Brandon Webb threw his second simulated game Friday, but according to what he told Nick Piecoro of the Arizona Republic, it didn’t go quite as smoothly as his first session against live hitters last Saturday.
“It wasn’t as good as it was the last time,” Webb said. “I was as wild
as I’ve ever been. I had no clue where it was going. I was a little
disappointed because I felt like it went pretty good last time.”
After throwing 52 pitches last Saturday, Friday’s session was cut short after just 35 pitches. Webb said the poor command was a result of a change of mechanics in an attempt to help improve his arm speed. The former 2006 NL Cy Young award winner is only reaching the low-80s on the radar gun at the moment. He’s hoping he can get by in the mid-80s as a reliever down the stretch.
Webb, 31, will be a free agent after the season. This week, his agent Jonathan Maurer said his client was looking for a deal similar to what Brad Penny, Rich Harden, Ben Sheets and Tim Hudson received over the winter. Good luck with that one. Unless he makes rapid progress, he’s probably looking at an incentive-laden deal similar to the one Erik Bedard signed with the Mariners.
The Braves have signed former football player and current outfielder Sanders Commings, an Augusta, Georgia native, to a minor league contract, Ken Rosenthal of FOX Sports reports.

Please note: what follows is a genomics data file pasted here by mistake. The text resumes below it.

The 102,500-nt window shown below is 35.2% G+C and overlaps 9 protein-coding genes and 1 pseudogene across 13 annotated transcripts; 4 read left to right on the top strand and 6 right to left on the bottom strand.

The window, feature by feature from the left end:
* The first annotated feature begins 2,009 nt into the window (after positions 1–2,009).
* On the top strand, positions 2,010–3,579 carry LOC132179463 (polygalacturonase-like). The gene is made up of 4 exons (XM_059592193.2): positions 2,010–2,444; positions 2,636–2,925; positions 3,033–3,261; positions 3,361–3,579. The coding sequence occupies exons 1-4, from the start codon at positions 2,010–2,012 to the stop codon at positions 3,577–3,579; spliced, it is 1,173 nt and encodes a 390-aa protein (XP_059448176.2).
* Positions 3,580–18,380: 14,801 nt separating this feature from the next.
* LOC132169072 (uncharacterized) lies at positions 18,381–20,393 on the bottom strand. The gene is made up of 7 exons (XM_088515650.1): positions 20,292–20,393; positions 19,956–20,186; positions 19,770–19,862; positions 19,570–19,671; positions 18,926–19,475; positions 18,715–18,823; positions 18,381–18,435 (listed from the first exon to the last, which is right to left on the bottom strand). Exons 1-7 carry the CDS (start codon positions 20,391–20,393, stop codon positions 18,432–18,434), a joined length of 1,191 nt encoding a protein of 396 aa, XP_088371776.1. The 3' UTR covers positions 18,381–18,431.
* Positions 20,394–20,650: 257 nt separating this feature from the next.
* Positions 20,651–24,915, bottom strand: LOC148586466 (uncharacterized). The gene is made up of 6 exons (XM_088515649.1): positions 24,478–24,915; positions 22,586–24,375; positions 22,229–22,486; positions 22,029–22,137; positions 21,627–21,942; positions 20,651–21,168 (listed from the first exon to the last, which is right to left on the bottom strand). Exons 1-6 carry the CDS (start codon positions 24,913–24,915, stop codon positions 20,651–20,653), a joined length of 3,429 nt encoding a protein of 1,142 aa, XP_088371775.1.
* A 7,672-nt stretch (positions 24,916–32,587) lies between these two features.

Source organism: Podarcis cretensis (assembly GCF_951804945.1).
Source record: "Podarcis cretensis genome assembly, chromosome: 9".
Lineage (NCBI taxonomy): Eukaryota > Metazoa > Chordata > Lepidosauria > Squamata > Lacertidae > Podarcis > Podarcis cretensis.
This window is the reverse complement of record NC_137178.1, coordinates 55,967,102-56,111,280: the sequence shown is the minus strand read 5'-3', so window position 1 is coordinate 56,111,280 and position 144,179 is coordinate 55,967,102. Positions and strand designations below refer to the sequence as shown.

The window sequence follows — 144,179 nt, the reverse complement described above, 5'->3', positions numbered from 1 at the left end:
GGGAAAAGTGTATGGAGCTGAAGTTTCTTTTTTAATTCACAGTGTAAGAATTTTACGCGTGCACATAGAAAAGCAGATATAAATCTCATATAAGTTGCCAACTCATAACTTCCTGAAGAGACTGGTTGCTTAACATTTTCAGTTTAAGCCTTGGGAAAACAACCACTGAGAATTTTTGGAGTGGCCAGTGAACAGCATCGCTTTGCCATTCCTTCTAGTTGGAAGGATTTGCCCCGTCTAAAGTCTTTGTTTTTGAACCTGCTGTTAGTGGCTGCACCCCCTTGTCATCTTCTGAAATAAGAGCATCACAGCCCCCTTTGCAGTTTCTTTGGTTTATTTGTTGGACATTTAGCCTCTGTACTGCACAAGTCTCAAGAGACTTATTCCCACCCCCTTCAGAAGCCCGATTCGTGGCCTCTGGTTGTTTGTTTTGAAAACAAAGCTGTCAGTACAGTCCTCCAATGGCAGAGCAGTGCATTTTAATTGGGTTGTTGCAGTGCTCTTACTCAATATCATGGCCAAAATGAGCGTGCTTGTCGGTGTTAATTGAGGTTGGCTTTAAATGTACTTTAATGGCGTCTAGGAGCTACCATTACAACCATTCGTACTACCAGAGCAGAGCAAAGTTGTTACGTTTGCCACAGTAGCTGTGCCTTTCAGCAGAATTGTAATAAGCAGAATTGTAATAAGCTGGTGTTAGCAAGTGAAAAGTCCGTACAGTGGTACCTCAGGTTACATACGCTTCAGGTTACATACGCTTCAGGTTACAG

Commings, 26, was a defensive back who played for the University of Georgia before being selected by the Chiefs in the fifth round of the 2013 draft. He appeared in two games in the 2013 season.
Commings also played baseball for Westside High School and was selected by the Diamondbacks in the 37th round of the 2008 draft. He chose to attend the University of Georgia instead. When football didn’t pan out, Commings started training with Jerry Hairston, Jr. Hairston said he was “blown away” when he saw Commings hit for the first time.
Obviously, Commings’ path to success as a professional baseball player will be long, but it’s a no-risk flier for the Braves. The club has past experience with football players, including Deion Sanders and Brian Jordan.
The next task for the Braves will be to acquire Ryan Goins from the Blue Jays. That way, players will look at the lineup card each day to see if it’s Commings or Goins.
On Thursday afternoon, Rays pitcher Chris Archer asked his Twitter followers, “Lots swirling around what needs to be changed about the game of baseball. What do y’all want to see changed, if anything, & why?”
Tigers ace Justin Verlander responded:
To that, Archer said:
For what it’s worth, Verlander hasn’t been much of a hitter. In 47 career plate appearances, he has three singles and no extra-base hits. And if the AL did get rid of the DH rule, the Tigers would have nowhere to put Victor Martinez. Verlander, though, would have an easier time pitching to opposing pitchers rather than their DH’s.